How much effort it will be to get it going and update hardware drivers is difficult to tell. Surely the newer versions do support more current hardware but they focus on Intel. Meaning some obscure pieces required to run on the power notebook will need to be ported from elsewhere and there might be endian problems with drivers already present because nobody ever built them for bigendian.

8
Gnu/Linux Distros / Re: Fedora
« on: May 04, 2017, 04:19:38 PM »

b) PPC64 Big Endian Road - Kernel 4.x days - Its basically down to Fedora 20 Server
and Ubuntu 14 MATE. Here we have newer MATE/Cinnamon, and really fresh FF, Libre 5.x etc.
Also we need 64-bit for 4GB+ RAM
Do you have a recent FF that plays Youtube videos on ppc64 BE?

9
Has a name been decided already?

It seems the poll is still open but I do not see any particularly awesome name.

BTW powertop is a name of certain piece of software .. somewhat akin to iotop and nethogs.

PoPCorn is kind of inventive at least and features PPC in it so it somewhat relates to the project and its deliverable ;-)

m-ower does not display properly for me. I see ? in place of the first character. Is it Π-ower or π-ower or ..? Π indeed looks a lot like M if you limit yourself to Latin characters.

progressbook and openbook already exist so much like powerbook they are out of question. Although progressbook is used in relation to school so might be kind of funny to overload that term.

Names containing Libre and some English word sound like you cannot speak one language properly and have to mix two. Isn't libre French?

I don't particularly like the names with cube. I expect notebook to be flat ;-) And IIRC powercube was (unofficial?) name of a Mac computer model.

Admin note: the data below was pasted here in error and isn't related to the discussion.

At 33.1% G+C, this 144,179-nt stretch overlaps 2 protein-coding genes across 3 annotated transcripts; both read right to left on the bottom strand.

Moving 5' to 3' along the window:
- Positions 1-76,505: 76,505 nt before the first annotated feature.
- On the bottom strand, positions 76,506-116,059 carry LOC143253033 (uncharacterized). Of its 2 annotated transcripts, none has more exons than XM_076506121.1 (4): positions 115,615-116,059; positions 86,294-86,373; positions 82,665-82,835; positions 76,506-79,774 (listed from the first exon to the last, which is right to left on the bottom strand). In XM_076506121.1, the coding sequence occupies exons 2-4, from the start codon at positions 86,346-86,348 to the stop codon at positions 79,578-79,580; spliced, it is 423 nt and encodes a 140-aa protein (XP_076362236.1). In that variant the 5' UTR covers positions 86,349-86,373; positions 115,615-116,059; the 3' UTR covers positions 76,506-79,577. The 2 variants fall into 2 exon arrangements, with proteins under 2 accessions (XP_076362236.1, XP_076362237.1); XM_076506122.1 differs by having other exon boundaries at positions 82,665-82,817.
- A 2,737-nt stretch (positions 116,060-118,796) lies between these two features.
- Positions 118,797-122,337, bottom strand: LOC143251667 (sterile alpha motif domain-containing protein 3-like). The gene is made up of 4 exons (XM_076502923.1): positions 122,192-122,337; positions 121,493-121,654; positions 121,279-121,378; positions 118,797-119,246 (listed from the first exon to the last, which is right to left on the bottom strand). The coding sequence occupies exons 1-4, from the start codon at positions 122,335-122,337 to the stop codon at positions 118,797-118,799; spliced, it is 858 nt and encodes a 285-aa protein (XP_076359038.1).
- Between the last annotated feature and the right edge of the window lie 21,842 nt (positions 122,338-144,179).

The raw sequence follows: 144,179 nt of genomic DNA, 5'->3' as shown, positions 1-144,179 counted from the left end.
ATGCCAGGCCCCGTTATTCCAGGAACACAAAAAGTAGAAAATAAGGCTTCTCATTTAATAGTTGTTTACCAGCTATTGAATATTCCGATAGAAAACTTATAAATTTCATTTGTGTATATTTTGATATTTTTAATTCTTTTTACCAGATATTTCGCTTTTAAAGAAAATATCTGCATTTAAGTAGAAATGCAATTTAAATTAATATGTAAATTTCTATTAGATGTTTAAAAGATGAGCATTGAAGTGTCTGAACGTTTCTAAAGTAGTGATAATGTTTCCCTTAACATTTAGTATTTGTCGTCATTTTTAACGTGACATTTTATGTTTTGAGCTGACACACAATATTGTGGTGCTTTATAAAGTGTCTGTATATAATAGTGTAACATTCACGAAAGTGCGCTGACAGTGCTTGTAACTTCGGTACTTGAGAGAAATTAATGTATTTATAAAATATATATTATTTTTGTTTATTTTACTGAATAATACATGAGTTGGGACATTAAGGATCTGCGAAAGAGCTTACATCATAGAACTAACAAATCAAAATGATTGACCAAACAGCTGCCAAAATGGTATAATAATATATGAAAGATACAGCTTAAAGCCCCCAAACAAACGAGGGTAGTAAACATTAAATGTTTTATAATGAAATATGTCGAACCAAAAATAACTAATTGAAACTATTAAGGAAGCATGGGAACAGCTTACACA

I totally support MeOW but I do not see any connection to the project.

I think something like OpenPPCbooK would be ok. It does not embed any well known existing trademark. "Open" reflects the choices of the project to consider NDA-free and accessible hardware and software where practical but including components with more restrictions to achieve reasonable performance and features where necessary. So not truly "free hardware".

10
General Discussion / Re: Power.org T-Shirt
« on: April 28, 2017, 10:03:12 PM »
What are the relevant events where you can get one?

11
General Discussion / Re: News from IBM and POWER8 / POWER9 plans
« on: April 28, 2017, 09:55:45 PM »
Between power-hungry server chips and crippled Freescale chips the choice is difficult. IBM went little-endian which makes porting software that runs on Intel waaay easier and distros started switching to that but the Freescale chips don't support AltiVec in LE ..

12
General Discussion / Re: RISC-V
« on: April 28, 2017, 09:47:48 PM »
Nothing stops you from making a RISC-Vook.

I think choosing PowerPC is kind of conservative - notebooks have been built around the platform in the past so it should work reasonably well .... ehm it used to with the IBM chips waaay back when they were reasonably powerful to give at least netbook class performance. I am not really that convinced about those Freescale chips. And given the thing is planned to have discrete graphics you can pretty much use any random core you can find that comes in a package with PCIe and some other reasonable peripherials .... like RISC-V.

PowerPC has the advantage of relatively mature port. It may be kind of dying out but you still have a lot of software that is already ported .. or was and can be refreshed easily.

13
Gnu/Linux Distros / build services
« on: September 09, 2016, 11:32:15 AM »
Hello,

I find build services are crucial for building a distribution. There is only so much the developers can build on their PCs.

The most versatile publicly available build service I know of is OpenSUSE OBS https://build.opensuse.org/ It can obviously build for OpenSUSE but it has also options to build for Debian, Arch and other distributions.

OpenSUSE currently does not release for PPC but here is project for resurrecting PPC support https://en.opensuse.org/Portal:PowerPC
The PPC architecture is included in automated testing https://openqa.opensuse.org/group_overview/4

The only alternative build service I know is launchpad https://launchpad.net/ It builds only for Ubuntu.